Successful implementation of GTM solutions requires companies to integrate their physical and financial supply chains in varying degrees and elements. To do this, companies must share data and collaborate across their functional silos and external business partners. Of course, making different solutions work seamlessly is a challenge for every aspect of SCM. Global logistics is perhaps the most difficult discipline to manage through one platform, because the universe of users is large and spread around the world, whereby systems- and user-capabilities vary widely. On the other hand, mandates for more functionality continue to grow, such as the recent trade security regulations from US Customs, as will be explained later in this series.

To prosper in a highly competitive global economy, where competition can come from Arkansas or Argentina, enterprises have to take advantage of the cost advantages afforded by the global availability of goods and services. At least, if one does not taking advantage of the international availability of reasonably high-quality goods, low-cost labor rates and efficient, reliable transportation, then the competition likely will.

When we talk about the risks of globalization, many are usually referring to the threat of domestic jobs moving overseas. Global trade compliance is rarely discussed, even though it poses a risk that may affect almost every manufacturer that either imports or exports. Namely, getting these goods and parts shipped from one country to another is a daunting task and needs the support of GTM software and a service provider with a combination of global trade domain knowledge, proven processes and international trade best practices.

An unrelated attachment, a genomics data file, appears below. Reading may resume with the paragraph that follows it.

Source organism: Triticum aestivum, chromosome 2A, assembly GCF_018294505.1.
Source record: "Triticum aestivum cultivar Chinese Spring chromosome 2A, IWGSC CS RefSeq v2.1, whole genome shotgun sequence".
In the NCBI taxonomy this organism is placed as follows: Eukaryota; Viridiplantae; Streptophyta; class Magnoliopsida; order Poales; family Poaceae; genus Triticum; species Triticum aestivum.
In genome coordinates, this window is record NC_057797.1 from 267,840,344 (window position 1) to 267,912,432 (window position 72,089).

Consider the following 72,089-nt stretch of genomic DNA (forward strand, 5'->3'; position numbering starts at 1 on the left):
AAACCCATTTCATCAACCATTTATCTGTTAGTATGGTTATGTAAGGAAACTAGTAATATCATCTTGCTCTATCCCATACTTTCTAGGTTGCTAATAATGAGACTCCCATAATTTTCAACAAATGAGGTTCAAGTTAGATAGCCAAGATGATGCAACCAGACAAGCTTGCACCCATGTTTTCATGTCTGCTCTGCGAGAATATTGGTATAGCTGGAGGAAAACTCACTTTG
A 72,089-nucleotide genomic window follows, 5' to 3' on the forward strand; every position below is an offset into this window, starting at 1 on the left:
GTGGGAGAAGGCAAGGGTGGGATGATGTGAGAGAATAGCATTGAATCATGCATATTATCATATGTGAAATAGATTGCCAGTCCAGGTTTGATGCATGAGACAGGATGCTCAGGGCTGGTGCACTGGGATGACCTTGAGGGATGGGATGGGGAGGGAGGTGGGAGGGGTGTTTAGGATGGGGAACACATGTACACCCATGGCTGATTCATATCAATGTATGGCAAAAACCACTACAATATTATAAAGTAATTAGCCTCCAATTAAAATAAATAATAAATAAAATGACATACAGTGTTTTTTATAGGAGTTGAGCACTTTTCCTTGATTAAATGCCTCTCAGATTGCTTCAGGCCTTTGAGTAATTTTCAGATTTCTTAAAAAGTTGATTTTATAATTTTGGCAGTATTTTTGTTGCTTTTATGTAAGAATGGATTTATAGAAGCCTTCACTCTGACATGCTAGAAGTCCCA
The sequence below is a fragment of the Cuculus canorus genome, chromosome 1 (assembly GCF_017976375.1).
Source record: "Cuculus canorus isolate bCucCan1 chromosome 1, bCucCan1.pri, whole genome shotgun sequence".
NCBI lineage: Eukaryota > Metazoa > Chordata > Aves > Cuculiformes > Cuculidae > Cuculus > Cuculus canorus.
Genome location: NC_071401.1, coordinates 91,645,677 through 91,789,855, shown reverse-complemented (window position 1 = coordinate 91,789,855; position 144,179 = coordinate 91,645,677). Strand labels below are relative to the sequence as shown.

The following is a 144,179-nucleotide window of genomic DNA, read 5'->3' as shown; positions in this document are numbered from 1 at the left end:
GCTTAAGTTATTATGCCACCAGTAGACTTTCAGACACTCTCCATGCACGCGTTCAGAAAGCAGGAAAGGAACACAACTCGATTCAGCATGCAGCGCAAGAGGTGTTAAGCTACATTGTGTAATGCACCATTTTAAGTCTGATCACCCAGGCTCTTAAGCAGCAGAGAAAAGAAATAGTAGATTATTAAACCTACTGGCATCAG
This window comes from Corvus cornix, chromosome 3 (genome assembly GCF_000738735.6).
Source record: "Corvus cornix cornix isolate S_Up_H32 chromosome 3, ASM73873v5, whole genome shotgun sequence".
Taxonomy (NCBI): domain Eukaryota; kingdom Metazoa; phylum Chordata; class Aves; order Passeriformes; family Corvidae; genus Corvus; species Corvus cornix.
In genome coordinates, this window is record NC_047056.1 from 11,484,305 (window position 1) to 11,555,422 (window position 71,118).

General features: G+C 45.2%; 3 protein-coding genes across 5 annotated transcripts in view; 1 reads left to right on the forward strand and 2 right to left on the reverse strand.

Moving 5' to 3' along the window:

All of the nearly 200 countries in the world have individual governmental requirements for importing and exporting goods, where one has to account for factors like tariffs and duties, country-to-country preferences, and anti-dumping laws, with the danger of incurring hidden costs at every step. If that is not complex enough, the events of September 11, 2001 have increased the scrutiny countries place on global trade, which also impacts costs adversely. According to the Brookings Institution, the cost of slowing the delivery of imported goods by just one day because of additional security checks may amount to $7 billion (USD) per year. Stringent new documentation and homeland security requirements are placing serious legal and financial consequences on importers and exporters for violating these constantly changing trade regulations. The burden is on the importer/exporter to know exactly what the regulations are and how to comply with them.

This concludes Part One of a six-part note.

Part Two will address tradeoffs.

Part Three will discuss managing global trade flows.

Part Four will note the GTM leaders.

Part Five will cover dealing with GTM complexity.

Part Six will present challenges and make user recommendations.